They left shortly before noon at the door of the Gregorio Marañón Hospital. Each specialty, with the white coat or pajamas of its color, with the mask well placed and a yellow daffodil in hand. They have been distributed leaving space for the entrance stairs to the center. There, in the same place where during the first wave of the pandemic they went out every afternoon at eight o’clock to applaud. But this Friday, the hospital workers’ tribute was not directed at the patients they fought for, or the citizens who were confined, but rather those who could not save. “This tribute is so that they know that they were not alone and that they are not alone,” has been heard through a loudspeaker. At the bottom of the stairs, more bouquets of daffodils from the Real Jardín Botánico de Madrid, donated by the Spanish Association of Florists (AEFI). And, above all the voices, the violins of Víctor Arriola and Paulo Vieira, from the Community of Madrid Orchestra, who have performed the Sonata for two violins, by Jean-Marie Leclair. Then came the verses: “We learned to interpret your silences and although distance prevented hugs, it never prevented feelings.”
Some of the lines in this poem, written by the hospital workers themselves, speak of the affection and affection of the health workers, who honor the memory of those who left. The Gregorio Marañón has been one of the hospitals that has treated the most coronavirus patients: 16,116 patients to date. During the event, a minute of silence was also observed.
“This has moved me a lot,” says supervisor Pilar García Santos, who has spent 27 years with critically ill patients, but says she does not remember a situation similar to the one she has experienced this year, not even during the attacks of March 11. “Although we had psychological support at the beginning, you do not finish healing, a small tribute is enough for images to come to your head,” he says with a broken voice. And remember how hard it has been to isolate patients and live with fear. During the first wave, she was in charge of setting up a mobile ICU in the library for 19 patients. “It is the haste that required you to open more beds and remove material from where there was none. We were here for 14 or 15 hours working and I was afraid of infecting it at home, ”he explains. “The positive part was that the workers went out of their way and all sectors of the community lent a hand. Thanks to that, we treated many patients who left ”.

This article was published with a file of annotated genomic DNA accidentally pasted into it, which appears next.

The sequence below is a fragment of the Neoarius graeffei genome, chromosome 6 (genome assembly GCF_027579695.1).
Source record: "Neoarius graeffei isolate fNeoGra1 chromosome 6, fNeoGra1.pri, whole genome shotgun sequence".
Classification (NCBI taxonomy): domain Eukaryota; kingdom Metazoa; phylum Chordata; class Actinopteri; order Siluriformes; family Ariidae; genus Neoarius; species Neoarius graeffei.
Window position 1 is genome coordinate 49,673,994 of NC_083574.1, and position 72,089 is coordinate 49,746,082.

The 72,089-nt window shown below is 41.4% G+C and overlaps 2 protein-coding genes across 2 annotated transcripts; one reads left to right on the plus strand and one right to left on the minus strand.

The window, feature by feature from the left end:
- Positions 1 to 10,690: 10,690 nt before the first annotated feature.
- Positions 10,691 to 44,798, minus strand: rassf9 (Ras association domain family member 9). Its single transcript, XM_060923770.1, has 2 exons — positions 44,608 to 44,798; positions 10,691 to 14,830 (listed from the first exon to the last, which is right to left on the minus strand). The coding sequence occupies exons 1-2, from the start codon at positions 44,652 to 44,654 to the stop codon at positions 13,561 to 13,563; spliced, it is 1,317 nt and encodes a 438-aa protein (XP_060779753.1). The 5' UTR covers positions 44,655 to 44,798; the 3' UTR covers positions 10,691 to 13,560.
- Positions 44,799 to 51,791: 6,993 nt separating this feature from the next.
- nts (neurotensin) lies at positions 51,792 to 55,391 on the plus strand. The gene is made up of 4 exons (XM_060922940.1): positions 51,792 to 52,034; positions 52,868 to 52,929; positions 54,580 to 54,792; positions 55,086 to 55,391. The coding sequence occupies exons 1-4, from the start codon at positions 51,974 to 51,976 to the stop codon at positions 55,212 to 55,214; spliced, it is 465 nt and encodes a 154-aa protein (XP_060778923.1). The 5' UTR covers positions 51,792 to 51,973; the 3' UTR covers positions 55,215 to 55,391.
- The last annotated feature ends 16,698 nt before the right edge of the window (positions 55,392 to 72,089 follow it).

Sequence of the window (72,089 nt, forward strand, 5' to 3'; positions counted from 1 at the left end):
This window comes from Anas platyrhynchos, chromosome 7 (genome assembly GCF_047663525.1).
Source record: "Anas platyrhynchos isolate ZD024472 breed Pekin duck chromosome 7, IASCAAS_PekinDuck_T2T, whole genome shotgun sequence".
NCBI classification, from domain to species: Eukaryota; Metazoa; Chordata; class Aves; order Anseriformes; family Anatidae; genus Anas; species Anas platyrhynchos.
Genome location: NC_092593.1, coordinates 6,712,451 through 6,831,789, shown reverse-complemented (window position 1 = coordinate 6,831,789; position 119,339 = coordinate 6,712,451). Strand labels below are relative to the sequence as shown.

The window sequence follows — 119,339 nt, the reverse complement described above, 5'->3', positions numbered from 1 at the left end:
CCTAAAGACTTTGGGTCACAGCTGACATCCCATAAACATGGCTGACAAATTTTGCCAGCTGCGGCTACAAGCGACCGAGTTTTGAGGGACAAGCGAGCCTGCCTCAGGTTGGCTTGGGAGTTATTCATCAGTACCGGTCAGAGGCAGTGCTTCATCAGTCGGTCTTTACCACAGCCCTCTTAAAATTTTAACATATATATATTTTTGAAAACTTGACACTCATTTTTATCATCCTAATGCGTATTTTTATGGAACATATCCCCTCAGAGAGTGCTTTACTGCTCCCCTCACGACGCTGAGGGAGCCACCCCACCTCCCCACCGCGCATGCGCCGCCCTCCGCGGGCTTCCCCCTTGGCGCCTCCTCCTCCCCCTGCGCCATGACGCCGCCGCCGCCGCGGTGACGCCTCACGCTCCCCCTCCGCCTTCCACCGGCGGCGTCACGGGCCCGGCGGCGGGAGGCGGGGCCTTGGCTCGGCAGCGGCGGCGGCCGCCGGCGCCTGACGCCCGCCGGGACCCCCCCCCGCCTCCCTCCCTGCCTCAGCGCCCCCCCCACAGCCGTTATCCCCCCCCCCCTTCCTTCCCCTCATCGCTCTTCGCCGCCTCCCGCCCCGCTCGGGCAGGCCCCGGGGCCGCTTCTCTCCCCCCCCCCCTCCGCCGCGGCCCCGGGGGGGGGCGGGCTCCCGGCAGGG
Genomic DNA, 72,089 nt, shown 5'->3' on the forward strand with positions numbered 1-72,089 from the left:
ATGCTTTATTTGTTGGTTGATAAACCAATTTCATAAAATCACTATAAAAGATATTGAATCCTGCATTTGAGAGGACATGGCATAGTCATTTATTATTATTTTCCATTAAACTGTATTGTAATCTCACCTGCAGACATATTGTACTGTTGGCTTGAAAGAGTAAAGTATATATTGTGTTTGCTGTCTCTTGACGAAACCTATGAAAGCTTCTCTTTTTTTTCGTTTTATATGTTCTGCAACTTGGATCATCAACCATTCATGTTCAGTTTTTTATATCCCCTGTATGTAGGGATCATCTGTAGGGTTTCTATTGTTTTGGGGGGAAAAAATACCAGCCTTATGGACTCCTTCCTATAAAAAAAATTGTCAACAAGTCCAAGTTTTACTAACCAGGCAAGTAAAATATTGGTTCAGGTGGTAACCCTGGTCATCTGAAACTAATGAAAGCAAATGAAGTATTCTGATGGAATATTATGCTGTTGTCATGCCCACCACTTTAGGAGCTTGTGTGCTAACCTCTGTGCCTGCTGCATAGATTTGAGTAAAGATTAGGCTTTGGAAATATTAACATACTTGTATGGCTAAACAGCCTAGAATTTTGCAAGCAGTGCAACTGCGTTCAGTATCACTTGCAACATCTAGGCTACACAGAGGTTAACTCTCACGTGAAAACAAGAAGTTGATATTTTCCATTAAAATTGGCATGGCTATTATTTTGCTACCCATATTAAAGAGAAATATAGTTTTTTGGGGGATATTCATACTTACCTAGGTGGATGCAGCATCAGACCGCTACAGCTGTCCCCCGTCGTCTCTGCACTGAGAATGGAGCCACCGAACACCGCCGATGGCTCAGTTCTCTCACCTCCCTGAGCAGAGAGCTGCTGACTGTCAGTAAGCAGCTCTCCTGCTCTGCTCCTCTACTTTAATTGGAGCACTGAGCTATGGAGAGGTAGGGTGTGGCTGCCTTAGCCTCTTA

Dr. María Eugenia García explains that this tribute represents not forgetting reality and what has happened, so that people follow carefully and do not lower their guard. And remember that the hospital continues with full intensive care and permanent admissions. Despite the fact that the incidence has decreased in the community, she warns that with any carelessness it can increase again. “When we don’t have the covid patients, there is a brutal burden from the others. Other pathologies have had to wait and there are people who have not come out of fear. The load is still important and we are very tired, but we continue because it is our job ”, he points out. “We depend on the population having an intelligent and healthy attitude.”
With less experience, Samuel Díaz is a first-year resident physician in internal medicine and began practicing in September. He highlights the isolation of patients. “The telephone is very impersonal and people understand each other much better in person. That has been an important handicap ”, he explains. “In addition, before the relatives could come and they were a very important support and that is why it has been very hard for them, both for the patients and for us.” With a smile, he says that he has not been afraid, that he threw himself to work without thinking, but he acknowledges the exhaustion. “You see that it never ends, that you stretch the gum, shrink it and stretch it again. Working hours get longer, you don’t go out at your scheduled time and you always have to stay because there are still people to see or patients who get sick at the last minute, ”says the 25-year-old doctor.
Relatives of the victims were also present at the event, such as Sierra Algaba, in charge of cleaning the operating rooms. His brother José, who was 63 years old and spent 34 days admitted to the ICU, died in April 2020. They both worked at the Gregorio Marañón, he on the transfer team. They were very close and always met at coffee time. “My brother was a very good person and a very good worker, they paid him a lot of tributes because they appreciated him very much. He was the Santa Claus from the hospital, that’s what they called him, because of his beard and white hair, ”he recalls. She knows that at least he was calm because she could go see him. He knew firsthand that he was not alone. And, like her, the Gregorio Marañón workers accompanied the patients who failed to overcome covid-19 until the end.
Eddie is an Australian news reporter with over 9 years in the industry and has published on Forbes and tech crunch.